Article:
1. Hydraphantom

    Hydraphantom Member

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    Disabled protagonist?

    Discussion in 'Character Development' started by Hydraphantom, Jun 1, 2017.

    The protagonist took the bullet for his friend, got shot by revolver 4 times, 3 shots landed on right arm.

    Due to the backwardness of medical treatment at the era and infection caused by treatment delay, the surgeons were forced to cut off his entire right arm from shoulder.

    It took him quite a few years to get used to left hand.

    The incident was a massive psychological shock to the protagonist, and heavily influenced his future decision.

    Would the audience accept a disabled protagonist?
     
    Last edited: Jun 1, 2017
  2. Homer Potvin

    Homer Potvin Get off my Balzac... Staff Contributor

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    Sure. Why not?
     
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  3. Casca

    Casca New Member

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    Of course they would. Why wouldn't they? One of the great character arcs of storytelling is overcoming adversity and what is more adverse than adjusting to a physical disability? If you take a look at the comic book world, it is rife with characters whose disabilities are actually a part of their power (thinking namely of Daredevil here who was blinded as a young boy).

    I've mentioned this series in another thread and it seems appropriate to mention it now; Codex Alera by Jim Butcher. In this series, everybody from royalty to the lowliest commoner is able to commune with one or more elemental beings (called Furies). The story's protagonist is a boy who does not have his own Fury. Instead, he has to use his wits to survive in a world where he is treated with either pity or disgust for being so disabled.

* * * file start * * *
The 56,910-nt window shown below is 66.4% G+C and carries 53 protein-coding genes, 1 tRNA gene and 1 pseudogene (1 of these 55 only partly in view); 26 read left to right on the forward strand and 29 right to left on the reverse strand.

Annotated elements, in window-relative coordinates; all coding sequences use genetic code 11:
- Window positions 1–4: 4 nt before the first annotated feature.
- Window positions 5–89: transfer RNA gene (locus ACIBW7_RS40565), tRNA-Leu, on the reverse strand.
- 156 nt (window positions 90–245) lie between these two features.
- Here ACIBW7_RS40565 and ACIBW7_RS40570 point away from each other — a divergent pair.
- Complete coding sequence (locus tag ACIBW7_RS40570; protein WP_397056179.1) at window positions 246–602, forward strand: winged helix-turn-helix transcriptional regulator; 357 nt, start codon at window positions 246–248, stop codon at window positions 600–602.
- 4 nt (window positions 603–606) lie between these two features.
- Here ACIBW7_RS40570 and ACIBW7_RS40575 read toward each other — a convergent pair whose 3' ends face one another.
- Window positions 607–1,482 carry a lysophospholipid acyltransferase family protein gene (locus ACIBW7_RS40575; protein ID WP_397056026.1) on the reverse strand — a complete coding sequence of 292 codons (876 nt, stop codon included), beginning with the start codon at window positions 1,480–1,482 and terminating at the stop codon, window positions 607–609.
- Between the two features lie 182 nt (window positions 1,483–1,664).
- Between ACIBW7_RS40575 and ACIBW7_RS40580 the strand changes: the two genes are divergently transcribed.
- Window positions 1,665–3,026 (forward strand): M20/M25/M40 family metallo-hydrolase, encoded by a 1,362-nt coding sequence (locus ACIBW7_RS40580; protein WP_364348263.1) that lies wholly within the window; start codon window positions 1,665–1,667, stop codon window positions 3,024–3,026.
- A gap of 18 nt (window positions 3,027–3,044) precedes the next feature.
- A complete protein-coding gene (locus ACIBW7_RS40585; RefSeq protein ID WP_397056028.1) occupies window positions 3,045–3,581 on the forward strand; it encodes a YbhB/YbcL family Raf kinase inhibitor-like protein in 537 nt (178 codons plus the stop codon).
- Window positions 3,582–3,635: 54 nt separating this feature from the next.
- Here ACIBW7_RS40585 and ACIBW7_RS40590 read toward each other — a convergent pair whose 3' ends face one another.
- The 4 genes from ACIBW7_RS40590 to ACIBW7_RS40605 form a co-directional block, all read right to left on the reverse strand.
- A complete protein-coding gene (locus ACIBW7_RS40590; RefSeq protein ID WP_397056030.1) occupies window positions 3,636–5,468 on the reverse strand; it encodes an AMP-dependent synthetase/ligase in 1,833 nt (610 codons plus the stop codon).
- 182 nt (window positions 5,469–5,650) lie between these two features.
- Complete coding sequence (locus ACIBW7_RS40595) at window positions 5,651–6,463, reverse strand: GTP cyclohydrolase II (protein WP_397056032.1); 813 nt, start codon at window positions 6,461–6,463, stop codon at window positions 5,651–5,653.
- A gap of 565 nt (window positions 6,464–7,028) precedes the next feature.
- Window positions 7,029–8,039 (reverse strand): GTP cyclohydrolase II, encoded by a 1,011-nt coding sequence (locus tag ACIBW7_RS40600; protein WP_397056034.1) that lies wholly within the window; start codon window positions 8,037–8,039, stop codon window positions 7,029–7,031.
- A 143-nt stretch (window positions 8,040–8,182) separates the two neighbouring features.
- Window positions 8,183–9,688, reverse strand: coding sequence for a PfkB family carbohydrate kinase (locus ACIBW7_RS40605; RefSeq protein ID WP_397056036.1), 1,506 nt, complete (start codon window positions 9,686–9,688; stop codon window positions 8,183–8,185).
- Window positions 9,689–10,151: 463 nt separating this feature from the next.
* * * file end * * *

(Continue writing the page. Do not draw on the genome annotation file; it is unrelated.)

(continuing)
When you look at Bran Stark and Tyrion Lannister from A Song of Ice and Fire, they both have disabilities and are very much two fan favorites (Bran is crippled from early on so that he can't walk and Tyrion is a dwarf/little person).

    Joe Abercrombie's Half A King is all about the young prince of a society that heavily values the warrior's arm and yet he has a crippled hand and is very much useless as a warrior. But he's wickedly smart and uses his wits to escape an assassination attempt and eventually make his way back home to seek justice and that's just the first book in the trilogy.

    So I say not only would an audience accept a disabled protagonist, that could very well be a selling point for many of them. If I came across a book in which the synopsis read that the greatest swordsman in the kingdom loses an arm, you better believe I would be sold. It may not determine whether or not I enjoy the story but it would certainly catch my interest.
     
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  4. dragonflare137

    dragonflare137 Member

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    I personally love this kind of protagonist. One that has had a physical or mental trauma that has influenced them to do something. So yes, I believe that people will accept your protagonist just fine. As long as you write them well, make them relatable to others and not just the people he's representing, and give them a sense of purpose and direction, you will do fine. In the end it's all up to how characters are written that decided if we accept them or not.
     
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  5. KaTrian

    KaTrian A foolish little beast. Contributor